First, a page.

Get crafty and make a light up fairy crown using NeoPixels and an Adafruit Gemma. The coding is easy with MakeCode -- just drag and drop blocks of code to get the custom animations of your dreams. In this project we'll explore the Photon function in MakeCode to create a twinkling rainbow gradient effect.
This is a perfect project to do with kids, or use this same concept in your artwork to add lights to your Etsy store products or craft fair booth inventory.
These LEDs are perfect for wearables -- they're pre-soldered for you, and encased in plastic so they're waterproof, bend-proof and squish-proof! They're also small enough to be hidden in your project, and the silver connector wires are easy to disguise. What are you waiting for?
I've included two different ideas for powering your lights: a LiPoly battery or a AAA battery case. There are pros and cons for each method. The LiPoly batteries are lighter, smaller, and will last a good long while -- perfect for hiding in wearable costumes. However, they do come with some dangers: they can catch fire if they get mangled or wet, the leads can break fairly easily, and they require a special charger which makes it harder to swap out batteries in the middle of a festival or event.
AAA batteries are easy to find and easy to use. They are a lot bulkier, and harder to hide in a costume, but if you're making things for sale, they make a bit more sense. You don't have to sell a separate charger and show customers how to use it, and don't have to worry about any liability if kids end up wearing your creations.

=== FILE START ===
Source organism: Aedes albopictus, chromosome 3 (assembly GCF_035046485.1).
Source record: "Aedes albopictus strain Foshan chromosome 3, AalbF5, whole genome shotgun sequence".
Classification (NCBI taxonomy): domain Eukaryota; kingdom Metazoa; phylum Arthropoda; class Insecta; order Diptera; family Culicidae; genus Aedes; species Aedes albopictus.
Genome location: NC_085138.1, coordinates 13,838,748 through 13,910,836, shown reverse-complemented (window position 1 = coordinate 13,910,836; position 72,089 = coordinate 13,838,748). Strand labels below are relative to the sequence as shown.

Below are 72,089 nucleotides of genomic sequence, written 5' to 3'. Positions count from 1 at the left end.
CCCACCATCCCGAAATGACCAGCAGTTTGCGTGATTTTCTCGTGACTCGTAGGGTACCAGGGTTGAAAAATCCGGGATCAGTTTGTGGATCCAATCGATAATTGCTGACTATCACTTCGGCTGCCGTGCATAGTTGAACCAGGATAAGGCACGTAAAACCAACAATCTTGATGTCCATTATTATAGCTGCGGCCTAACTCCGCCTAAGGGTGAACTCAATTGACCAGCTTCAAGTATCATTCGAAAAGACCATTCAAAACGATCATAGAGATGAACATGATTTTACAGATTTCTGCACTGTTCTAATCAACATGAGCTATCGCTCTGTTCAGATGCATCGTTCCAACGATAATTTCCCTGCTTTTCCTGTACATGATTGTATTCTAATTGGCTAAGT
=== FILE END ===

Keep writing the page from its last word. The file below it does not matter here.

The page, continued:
My rule of thumb: if I'm making a costume for a cosplay photo shoot or a professional event where looks matter a lot, I'll use LiPoly. If I'm making something as a gift or for sale, I'll use AAA.
It never hurts to have both kinds of batteries / battery cases on-hand. If my LiPoly batteries die in the middle of an event, I can always replace them with AAA at a moment's notice since the connectors are the same.
One more benefit of the AAA battery holder is that it has an onboard on/off switch. The Gemma has an on/off switch, but if you leave your battery plugged in all the time it will slowly drain, even with the Gemma switched off. The easiest way to add an accessible power switch to your project is one of these JST connector switches. Simply plug it inline with your battery (either LiPoly or AAA) and your project has an easy-to-find clicky switch that will turn your project completely off.